City officials point out that parking is on the agenda for this next phase of redevelopment.

“We only have limited funds, and we can’t get everything done at once,” Burrow said.

“We’ve got a lot of plans for the boulevard, including parking improvements as well as owner participation in private property improvements,” he added.

“We still feel that Old Town needs more renovation. The action plan that’s in place isn’t quite good enough yet.”

Burrow specifically cited the following as targets for more renovation: the old fire station at the Lewis Road offramp, Dizdar Park, the old Los Primeros School site and the old courthouse.

When it comes to the condition of Old Town, Camarillo resident Charlie Festerling shared the feelings of other residents at the Saturday farmers market in the courthouse parking lot.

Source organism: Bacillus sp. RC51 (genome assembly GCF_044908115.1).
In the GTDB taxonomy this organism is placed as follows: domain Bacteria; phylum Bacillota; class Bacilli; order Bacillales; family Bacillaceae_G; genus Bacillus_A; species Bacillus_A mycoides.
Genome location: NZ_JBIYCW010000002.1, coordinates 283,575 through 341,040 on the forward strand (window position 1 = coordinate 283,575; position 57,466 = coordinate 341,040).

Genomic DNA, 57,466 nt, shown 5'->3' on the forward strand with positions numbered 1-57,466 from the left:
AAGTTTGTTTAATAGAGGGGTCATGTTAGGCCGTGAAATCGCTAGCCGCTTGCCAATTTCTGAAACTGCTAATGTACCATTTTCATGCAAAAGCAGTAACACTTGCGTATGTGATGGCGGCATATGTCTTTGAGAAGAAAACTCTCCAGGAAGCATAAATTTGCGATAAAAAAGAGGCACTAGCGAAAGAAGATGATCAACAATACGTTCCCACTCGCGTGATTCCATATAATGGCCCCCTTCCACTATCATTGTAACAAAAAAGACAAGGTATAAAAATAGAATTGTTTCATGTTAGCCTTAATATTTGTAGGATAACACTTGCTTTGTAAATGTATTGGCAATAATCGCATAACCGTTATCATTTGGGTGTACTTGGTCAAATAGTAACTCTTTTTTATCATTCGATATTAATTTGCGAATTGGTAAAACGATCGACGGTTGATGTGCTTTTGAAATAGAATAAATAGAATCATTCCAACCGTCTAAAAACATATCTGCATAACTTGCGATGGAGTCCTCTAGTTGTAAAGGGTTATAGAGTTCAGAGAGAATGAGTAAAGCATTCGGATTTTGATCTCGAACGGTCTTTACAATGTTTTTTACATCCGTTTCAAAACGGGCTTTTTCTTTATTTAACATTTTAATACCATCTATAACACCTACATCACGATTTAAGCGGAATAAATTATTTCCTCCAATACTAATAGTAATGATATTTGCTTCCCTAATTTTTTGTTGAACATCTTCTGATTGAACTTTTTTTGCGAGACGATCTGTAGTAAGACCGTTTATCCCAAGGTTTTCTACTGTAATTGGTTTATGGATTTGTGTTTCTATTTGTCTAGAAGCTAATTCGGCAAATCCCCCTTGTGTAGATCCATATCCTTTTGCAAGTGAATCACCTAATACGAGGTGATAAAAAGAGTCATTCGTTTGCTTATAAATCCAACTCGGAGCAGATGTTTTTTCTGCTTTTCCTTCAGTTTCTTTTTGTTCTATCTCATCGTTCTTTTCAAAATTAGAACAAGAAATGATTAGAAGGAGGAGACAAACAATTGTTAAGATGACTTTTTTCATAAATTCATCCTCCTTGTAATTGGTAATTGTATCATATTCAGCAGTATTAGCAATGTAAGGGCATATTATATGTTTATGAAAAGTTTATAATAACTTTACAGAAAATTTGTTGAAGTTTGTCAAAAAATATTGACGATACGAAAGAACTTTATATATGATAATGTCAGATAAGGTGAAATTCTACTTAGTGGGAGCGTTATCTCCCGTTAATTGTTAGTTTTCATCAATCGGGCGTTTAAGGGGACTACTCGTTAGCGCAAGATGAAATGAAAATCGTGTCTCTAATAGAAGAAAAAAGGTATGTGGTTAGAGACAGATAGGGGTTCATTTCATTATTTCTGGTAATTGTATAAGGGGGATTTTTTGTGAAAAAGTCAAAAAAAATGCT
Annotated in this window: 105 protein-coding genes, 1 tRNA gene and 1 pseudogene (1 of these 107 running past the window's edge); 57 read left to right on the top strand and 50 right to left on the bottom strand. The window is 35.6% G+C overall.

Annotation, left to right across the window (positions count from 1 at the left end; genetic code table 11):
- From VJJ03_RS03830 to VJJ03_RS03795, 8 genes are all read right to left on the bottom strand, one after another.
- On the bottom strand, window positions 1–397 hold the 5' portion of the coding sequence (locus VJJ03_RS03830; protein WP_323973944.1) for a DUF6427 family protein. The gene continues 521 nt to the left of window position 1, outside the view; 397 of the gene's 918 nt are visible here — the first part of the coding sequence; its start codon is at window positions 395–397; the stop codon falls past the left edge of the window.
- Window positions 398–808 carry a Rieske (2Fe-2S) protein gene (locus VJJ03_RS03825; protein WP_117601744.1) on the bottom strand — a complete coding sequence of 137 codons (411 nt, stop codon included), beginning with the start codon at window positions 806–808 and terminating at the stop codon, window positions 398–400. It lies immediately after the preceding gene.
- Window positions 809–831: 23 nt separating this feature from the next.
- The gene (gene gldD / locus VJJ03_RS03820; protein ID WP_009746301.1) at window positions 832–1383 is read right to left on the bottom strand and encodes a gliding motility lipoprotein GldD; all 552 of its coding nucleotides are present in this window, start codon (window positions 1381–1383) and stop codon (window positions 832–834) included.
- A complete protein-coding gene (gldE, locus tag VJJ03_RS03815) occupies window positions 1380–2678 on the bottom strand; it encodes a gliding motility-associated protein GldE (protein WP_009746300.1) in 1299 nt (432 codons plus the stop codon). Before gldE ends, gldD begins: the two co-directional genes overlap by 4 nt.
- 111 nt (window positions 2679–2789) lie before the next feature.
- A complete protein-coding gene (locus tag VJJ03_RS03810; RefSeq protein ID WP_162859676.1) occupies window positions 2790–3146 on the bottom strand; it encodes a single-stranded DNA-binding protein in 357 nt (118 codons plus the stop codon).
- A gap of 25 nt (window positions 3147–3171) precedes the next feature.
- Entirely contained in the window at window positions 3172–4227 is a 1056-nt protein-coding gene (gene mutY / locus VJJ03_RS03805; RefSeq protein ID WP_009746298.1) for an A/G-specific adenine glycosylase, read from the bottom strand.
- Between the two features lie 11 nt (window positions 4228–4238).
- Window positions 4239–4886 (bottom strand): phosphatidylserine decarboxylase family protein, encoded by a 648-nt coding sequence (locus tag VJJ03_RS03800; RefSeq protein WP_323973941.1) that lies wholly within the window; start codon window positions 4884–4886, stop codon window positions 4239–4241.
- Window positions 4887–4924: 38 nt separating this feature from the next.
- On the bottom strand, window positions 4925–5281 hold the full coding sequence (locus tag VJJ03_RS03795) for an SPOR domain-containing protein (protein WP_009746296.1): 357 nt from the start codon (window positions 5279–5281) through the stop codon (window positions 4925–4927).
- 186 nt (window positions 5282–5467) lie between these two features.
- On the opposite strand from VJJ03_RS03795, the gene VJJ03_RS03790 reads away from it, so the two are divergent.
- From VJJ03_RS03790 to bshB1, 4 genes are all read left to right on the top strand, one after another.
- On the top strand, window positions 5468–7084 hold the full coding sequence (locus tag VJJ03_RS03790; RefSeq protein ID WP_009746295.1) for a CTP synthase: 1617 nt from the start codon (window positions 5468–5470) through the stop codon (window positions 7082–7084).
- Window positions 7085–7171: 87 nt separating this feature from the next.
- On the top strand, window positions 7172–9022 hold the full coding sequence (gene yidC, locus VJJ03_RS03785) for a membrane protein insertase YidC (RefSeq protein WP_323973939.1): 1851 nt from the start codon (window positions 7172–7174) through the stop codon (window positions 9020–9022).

“It all has to do with the abandoned school and this courthouse,” Festerling said. “They sit right in the middle of the boulevard and kind of break it up. They ought to bulldoze the both of them and create a parking area. That would allow people to walk around and enjoy the shops.”

Williams concurs: “If Old Town is really going to become a destination, it’s going to have to have an anchor, a theater or something, and it’s going to need more parking.” He also said that a sound wall should be reconsidered as well.

“Have you ever tried to sit out in front of Ola’s for example and eat? You can’t hear anything but the freeway.”

The project’s 12-year history reflects some hurdles. First, city officials had to change the zoning for Old Town to allow the remake they envisioned.

“We recognized it had potential, but we saw a need for new kinds of shops and stores,” Burrow said. “The old resale shops, for example, didn’t draw in a lot of economic activity,” he said.

“The rezoning allowed for a lot of uses that aren’t available in commercial areas,” said Edward Burns, Camarillo’s redevelopment director. “We wanted to be certain that the character of Main Street in Old Town was kept. The rezoning laws allowed for restaurants to have outside seating, for example.”